5.  Just ask, and you’ll be surprised what you’ll receive.

We’ve been amazed at how receptive people have been to our requests. Over the course of these two and a half months, we’ve asked for everything ranging from discounts from motels, to sponsorships, interviews, and event partnerships. And it’s simply amazing how often these requests were granted.  If you have a clear goal and convey your honest intentions, people will listen and work with you – all it takes is the simple act of asking.

6.  Don’t make excuses — just go for it.

It’s easy to give reasons for not doing something, and much more difficult to give reasons for doing it. “I can’t afford to take the time off, I’m out of shape, I’d never be able to make it,” are just some of the reasons people give for not being able to pursue adventures that they really want to do themselves. We are pretty far from Olympic athletes or avid bike racers – we gained most of our biking strength from being on the tour and went from being tired after 40 mile days to feeling like rock-stars after 70 mile days. At one event, one of the attendees said to us that if you can bike for 40 miles in a day, you can go cross-country on a bike. It’s absolutely true!

6 Lessons from Boris

1.  The value of a “Coke break.”

When I was traveling for a few months in Africa last year, a fellow traveler shared a tip with me: “When things go wrong, as they inevitably do, don’t get frustrated and don’t rush to fix it. Instead, grab a Coke, a beer, a snack and just relax for a few minutes first. Then fixing the issue becomes a much simpler and less stressful task.” This tip turned out to be incredibly useful during this trip as well. To solve problems well, you need to be able to gain a bit of perspective on your situation first and taking a break helps you do just that.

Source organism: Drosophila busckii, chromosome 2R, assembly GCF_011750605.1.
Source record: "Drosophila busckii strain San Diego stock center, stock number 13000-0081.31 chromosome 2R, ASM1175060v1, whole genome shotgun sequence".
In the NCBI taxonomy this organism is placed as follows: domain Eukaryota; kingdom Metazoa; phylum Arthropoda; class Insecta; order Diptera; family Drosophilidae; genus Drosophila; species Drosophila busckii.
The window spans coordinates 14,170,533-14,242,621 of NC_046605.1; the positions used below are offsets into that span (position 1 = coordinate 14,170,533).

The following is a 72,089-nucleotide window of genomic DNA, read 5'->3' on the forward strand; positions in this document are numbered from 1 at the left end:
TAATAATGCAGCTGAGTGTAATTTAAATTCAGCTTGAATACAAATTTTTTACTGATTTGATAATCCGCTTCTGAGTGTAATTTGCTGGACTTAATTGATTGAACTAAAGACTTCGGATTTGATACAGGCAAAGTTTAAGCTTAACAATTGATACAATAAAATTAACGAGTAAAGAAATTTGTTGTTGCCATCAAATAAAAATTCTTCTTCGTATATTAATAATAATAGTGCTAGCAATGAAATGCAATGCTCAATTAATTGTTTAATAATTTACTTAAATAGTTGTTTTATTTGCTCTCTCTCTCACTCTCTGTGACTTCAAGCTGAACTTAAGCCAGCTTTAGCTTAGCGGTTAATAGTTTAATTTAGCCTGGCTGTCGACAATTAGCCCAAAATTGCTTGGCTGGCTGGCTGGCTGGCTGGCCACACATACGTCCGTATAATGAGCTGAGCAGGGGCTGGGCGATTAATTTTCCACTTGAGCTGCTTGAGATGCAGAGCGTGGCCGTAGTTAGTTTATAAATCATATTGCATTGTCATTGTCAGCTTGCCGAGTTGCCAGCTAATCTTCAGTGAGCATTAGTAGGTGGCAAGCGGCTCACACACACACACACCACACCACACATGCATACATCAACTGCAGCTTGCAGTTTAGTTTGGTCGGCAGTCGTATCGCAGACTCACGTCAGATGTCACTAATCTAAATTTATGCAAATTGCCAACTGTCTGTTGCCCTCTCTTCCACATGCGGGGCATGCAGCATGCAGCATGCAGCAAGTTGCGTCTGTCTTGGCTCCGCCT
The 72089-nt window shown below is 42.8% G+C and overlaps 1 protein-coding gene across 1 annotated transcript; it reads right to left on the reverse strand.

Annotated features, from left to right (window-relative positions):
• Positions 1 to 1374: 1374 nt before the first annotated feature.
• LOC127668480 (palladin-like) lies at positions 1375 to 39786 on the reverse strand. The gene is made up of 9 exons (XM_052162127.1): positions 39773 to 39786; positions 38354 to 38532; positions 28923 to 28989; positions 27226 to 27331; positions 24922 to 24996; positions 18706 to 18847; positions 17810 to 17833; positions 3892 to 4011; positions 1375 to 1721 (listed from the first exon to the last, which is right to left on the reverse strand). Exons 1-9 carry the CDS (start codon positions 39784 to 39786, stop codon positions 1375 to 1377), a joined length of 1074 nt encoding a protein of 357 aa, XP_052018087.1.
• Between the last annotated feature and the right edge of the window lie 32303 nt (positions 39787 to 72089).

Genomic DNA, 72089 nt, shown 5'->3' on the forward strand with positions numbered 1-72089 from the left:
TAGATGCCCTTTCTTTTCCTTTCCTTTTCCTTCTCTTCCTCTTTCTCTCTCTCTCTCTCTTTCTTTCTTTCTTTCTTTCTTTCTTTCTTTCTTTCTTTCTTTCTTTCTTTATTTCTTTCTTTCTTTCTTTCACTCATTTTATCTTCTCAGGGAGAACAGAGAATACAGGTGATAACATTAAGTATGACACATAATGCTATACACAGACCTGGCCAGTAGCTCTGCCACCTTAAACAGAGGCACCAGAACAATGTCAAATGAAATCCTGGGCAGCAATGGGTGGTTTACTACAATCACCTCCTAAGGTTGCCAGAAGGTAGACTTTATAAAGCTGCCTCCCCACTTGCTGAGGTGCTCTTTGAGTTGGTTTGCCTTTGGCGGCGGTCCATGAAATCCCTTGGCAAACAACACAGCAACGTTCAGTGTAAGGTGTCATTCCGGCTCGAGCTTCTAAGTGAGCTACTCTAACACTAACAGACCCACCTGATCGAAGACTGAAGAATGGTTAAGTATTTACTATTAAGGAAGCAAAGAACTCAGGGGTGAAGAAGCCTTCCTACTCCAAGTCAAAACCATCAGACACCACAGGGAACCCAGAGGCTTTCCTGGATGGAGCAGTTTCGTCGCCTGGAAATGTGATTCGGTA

2.  Audiobooks are great.

In one of our earlier posts [link to it], we talked about the sort of things we think about while riding for 8+ hours per day. The truth is, sooner or later, even with spectacular scenery and the most engaging riding partners, you can get bored. Having an audiobook or a podcast is an awesome way to keep yourself engaged and actually learn something while you are on the road. A special thanks to Stephen King for many hours of listening pleasure!

3.  Pack lightly when you can.

As our trip had a specific work purpose, we had to carry certain equipment like laptops, batteries, promotional materials, and so on. However, if you’re just going on a pleasure cycling tour, there is really very little that you need: a set of clothing for when you’re riding, a set of clothing for when you’re not riding, a toothbrush, an iPhone, and a credit card. Think about the stuff that actually gets used 90% of the time and leave all of the 10% items at home.

4.  Don’t expect it to be great the entire time.